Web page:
Cover Story: Second-place winner: The kid who ate paste
“Nourishment unencumbered by flavor,” Alexis said, serving me disquietingly large portions of brown rice and steamed broccoli.
I had Aunt Laura’s bizarre dietary restrictions to thank for this. Two days ago, the eggshell-thin veneer of civility crumbled into uproar after Aunt Laura arrived for Thanksgiving and demanded barley buns. She claimed to be allergic to wheat, of all things. So, to bring the shouting and wailing back down to standard family-festivity levels, I offered to go out and pick up some barley buns, for crying out loud. This was a considerable sacrifice on my part, because for the first time in my life I needed to go into a health food store, an oddball practice I’d taken great pleasure in avoiding. I made my way to Gloria’s Natural Foods, which luckily didn’t close until 3. I nearly got my eyeballs poked out with free samples of Tofurkey that I declined as unequivocally as possible.
Finally, I brought the awful barley buns to the counter, and who was working the register if not Alexis Casertano. It had been 10 years since I last saw her, at that sickening moment in ninth grade when she told me her family was moving to Columbia the next day, and I had to reply, with all seriousness, “South Carolina or South America?” That was the kind of family she was from. It turned out she’d been back in Asheville three years now. We hardly had time to catch up, with Aunt Laura waiting and crabby and famished and all, so Alexis invited me over for lunch on Saturday. And here I was.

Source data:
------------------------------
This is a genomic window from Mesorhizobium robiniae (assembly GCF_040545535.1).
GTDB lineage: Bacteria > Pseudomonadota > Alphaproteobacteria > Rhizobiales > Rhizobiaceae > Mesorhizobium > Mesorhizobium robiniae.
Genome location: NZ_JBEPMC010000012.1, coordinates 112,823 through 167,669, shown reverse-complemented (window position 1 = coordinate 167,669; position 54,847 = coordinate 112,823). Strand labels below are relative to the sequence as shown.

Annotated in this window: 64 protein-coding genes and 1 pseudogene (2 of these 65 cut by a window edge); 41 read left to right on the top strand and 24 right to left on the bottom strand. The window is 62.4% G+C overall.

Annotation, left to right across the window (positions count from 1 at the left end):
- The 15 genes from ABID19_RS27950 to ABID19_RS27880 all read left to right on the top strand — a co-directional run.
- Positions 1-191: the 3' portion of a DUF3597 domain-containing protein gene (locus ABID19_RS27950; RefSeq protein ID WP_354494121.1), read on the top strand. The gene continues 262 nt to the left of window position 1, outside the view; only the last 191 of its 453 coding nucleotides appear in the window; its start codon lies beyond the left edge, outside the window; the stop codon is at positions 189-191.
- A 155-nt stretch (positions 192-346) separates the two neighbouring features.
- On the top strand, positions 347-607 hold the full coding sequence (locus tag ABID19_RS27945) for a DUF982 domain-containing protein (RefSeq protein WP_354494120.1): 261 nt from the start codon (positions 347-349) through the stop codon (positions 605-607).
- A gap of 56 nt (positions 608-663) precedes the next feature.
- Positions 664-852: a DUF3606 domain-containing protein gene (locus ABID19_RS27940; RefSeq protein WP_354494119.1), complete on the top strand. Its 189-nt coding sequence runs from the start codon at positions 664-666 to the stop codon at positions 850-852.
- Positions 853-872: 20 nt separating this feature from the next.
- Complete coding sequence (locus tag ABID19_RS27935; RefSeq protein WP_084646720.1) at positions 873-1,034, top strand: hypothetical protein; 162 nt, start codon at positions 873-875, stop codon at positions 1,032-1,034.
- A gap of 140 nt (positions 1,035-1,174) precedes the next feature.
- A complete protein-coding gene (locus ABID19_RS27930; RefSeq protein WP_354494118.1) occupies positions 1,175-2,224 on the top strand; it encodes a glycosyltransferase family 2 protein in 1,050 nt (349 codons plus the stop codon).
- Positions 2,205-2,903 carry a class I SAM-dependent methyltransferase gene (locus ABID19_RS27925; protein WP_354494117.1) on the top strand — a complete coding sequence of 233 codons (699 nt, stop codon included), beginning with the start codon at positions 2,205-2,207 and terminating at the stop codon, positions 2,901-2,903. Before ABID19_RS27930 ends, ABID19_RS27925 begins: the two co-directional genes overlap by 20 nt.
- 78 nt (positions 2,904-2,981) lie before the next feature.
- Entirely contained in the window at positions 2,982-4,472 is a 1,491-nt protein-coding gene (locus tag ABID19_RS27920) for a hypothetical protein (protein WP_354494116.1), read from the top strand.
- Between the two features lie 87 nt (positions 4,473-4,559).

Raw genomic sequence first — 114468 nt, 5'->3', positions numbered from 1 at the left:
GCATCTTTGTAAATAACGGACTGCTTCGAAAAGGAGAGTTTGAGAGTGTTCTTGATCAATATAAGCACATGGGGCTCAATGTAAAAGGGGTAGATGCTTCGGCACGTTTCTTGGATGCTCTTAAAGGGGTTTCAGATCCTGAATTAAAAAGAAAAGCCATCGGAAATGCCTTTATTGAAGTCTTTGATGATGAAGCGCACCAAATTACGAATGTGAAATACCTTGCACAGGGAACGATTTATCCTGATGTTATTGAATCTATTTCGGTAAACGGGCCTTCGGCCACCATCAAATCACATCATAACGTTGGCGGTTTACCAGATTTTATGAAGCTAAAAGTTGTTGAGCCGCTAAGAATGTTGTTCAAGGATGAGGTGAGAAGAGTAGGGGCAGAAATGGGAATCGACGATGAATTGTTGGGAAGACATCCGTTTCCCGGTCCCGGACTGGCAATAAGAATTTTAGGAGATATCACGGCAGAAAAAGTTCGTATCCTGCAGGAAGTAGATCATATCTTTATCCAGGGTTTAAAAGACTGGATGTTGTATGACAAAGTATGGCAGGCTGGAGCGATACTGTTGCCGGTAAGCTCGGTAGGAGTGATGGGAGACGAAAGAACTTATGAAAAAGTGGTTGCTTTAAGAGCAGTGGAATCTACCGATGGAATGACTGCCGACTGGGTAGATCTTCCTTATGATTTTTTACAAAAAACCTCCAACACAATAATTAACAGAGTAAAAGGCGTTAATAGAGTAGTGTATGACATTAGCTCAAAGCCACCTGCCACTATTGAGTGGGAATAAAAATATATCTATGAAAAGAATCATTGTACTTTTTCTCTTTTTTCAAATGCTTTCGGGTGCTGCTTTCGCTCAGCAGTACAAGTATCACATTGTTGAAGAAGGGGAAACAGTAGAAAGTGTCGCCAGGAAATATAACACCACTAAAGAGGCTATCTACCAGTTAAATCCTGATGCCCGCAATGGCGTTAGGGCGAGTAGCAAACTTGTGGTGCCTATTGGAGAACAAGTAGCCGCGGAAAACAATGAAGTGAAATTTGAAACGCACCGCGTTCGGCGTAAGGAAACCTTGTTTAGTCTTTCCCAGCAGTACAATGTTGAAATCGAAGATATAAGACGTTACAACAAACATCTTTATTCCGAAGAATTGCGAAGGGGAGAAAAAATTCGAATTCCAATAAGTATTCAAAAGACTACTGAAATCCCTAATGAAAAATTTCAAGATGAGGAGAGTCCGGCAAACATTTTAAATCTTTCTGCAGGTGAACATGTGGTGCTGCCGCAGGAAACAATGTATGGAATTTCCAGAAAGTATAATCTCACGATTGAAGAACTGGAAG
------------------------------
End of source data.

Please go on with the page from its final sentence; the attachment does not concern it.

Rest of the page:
I opened my mouth to ask for salt, but I figured that any salt around here was probably some sacred sea salt wiped from a dolphin’s ass. My mouth was still open, so I scrambled for something to say.
“Smells great,” I lied. It smelled kind of like glue. Of course, that reminded me of eighth-grade art class with Mrs. Boettcher. She caught me trying to paste Ed Minkley’s glasses to his oversized ears. She warned that if I misbehaved with the paste a second time, she’d make me eat it. Sure enough, she caught me trying to paste bits of construction paper to Ed Minkley’s greasy hair.
“I warned you!” she raged. “Now you gotta eat it!” And so I did. The room was silent as I dipped a finger in the jar of paste and smeared it like cream cheese on my outstretched tongue. At first, a lot of the other kids mistook my cunning for stupidity and teased me pretty harshly until I gave them a couple good slams into the lockers. It wasn’t until after Mrs. Boettcher consequently got fired that I was justly regarded as a heroic liberator.